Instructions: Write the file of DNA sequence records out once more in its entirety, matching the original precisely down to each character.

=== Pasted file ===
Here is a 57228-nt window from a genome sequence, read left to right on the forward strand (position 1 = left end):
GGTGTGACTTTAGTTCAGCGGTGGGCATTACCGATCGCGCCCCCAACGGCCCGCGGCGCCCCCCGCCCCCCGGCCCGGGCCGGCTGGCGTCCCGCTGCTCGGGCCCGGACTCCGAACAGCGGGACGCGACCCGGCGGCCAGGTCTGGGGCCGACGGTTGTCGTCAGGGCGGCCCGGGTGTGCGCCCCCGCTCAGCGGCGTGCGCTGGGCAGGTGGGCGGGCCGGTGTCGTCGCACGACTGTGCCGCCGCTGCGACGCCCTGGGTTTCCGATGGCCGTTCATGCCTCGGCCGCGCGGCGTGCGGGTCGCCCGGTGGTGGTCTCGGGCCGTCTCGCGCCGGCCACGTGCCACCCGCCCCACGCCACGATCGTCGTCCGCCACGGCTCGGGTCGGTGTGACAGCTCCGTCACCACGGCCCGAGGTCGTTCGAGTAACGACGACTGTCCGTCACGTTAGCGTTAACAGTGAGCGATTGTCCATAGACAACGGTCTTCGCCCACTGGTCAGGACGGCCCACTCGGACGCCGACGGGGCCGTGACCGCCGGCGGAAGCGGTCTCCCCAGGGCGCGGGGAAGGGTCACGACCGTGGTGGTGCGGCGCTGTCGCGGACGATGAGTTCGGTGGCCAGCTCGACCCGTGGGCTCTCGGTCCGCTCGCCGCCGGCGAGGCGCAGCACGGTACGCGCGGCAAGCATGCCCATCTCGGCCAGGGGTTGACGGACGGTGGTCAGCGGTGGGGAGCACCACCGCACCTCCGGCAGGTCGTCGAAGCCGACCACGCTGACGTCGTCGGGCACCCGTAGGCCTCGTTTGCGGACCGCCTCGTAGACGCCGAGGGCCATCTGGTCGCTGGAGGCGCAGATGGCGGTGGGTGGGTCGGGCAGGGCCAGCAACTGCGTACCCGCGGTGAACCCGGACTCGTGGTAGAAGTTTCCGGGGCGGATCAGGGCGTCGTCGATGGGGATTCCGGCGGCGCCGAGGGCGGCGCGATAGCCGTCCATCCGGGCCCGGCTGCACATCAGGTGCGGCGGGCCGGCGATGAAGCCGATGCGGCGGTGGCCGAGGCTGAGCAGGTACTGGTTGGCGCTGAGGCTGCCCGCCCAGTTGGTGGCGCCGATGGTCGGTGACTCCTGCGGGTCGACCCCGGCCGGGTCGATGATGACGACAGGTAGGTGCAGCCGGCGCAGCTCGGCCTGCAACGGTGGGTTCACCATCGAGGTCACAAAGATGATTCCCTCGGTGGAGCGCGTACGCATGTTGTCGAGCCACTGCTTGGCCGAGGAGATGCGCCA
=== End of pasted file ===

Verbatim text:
Here is a 57228-nt window from a genome sequence, read left to right on the forward strand (position 1 = left end):
GGTGTGACTTTAGTTCAGCGGTGGGCATTACCGATCGCGCCCCCAACGGCCCGCGGCGCCCCCCGCCCCCCGGCCCGGGCCGGCTGGCGTCCCGCTGCTCGGGCCCGGACTCCGAACAGCGGGACGCGACCCGGCGGCCAGGTCTGGGGCCGACGGTTGTCGTCAGGGCGGCCCGGGTGTGCGCCCCCGCTCAGCGGCGTGCGCTGGGCAGGTGGGCGGGCCGGTGTCGTCGCACGACTGTGCCGCCGCTGCGACGCCCTGGGTTTCCGATGGCCGTTCATGCCTCGGCCGCGCGGCGTGCGGGTCGCCCGGTGGTGGTCTCGGGCCGTCTCGCGCCGGCCACGTGCCACCCGCCCCACGCCACGATCGTCGTCCGCCACGGCTCGGGTCGGTGTGACAGCTCCGTCACCACGGCCCGAGGTCGTTCGAGTAACGACGACTGTCCGTCACGTTAGCGTTAACAGTGAGCGATTGTCCATAGACAACGGTCTTCGCCCACTGGTCAGGACGGCCCACTCGGACGCCGACGGGGCCGTGACCGCCGGCGGAAGCGGTCTCCCCAGGGCGCGGGGAAGGGTCACGACCGTGGTGGTGCGGCGCTGTCGCGGACGATGAGTTCGGTGGCCAGCTCGACCCGTGGGCTCTCGGTCCGCTCGCCGCCGGCGAGGCGCAGCACGGTACGCGCGGCAAGCATGCCCATCTCGGCCAGGGGTTGACGGACGGTGGTCAGCGGTGGGGAGCACCACCGCACCTCCGGCAGGTCGTCGAAGCCGACCACGCTGACGTCGTCGGGCACCCGTAGGCCTCGTTTGCGGACCGCCTCGTAGACGCCGAGGGCCATCTGGTCGCTGGAGGCGCAGATGGCGGTGGGTGGGTCGGGCAGGGCCAGCAACTGCGTACCCGCGGTGAACCCGGACTCGTGGTAGAAGTTTCCGGGGCGGATCAGGGCGTCGTCGATGGGGATTCCGGCGGCGCCGAGGGCGGCGCGATAGCCGTCCATCCGGGCCCGGCTGCACATCAGGTGCGGCGGGCCGGCGATGAAGCCGATGCGGCGGTGGCCGAGGCTGAGCAGGTACTGGTTGGCGCTGAGGCTGCCCGCCCAGTTGGTGGCGCCGATGGTCGGTGACTCCTGCGGGTCGACCCCGGCCGGGTCGATGATGACGACAGGTAGGTGCAGCCGGCGCAGCTCGGCCTGCAACGGTGGGTTCACCATCGAGGTCACAAAGATGATTCCCTCGGTGGAGCGCGTACGCATGTTGTCGAGCCACTGCTTGGCCGAGGAGATGCGCCA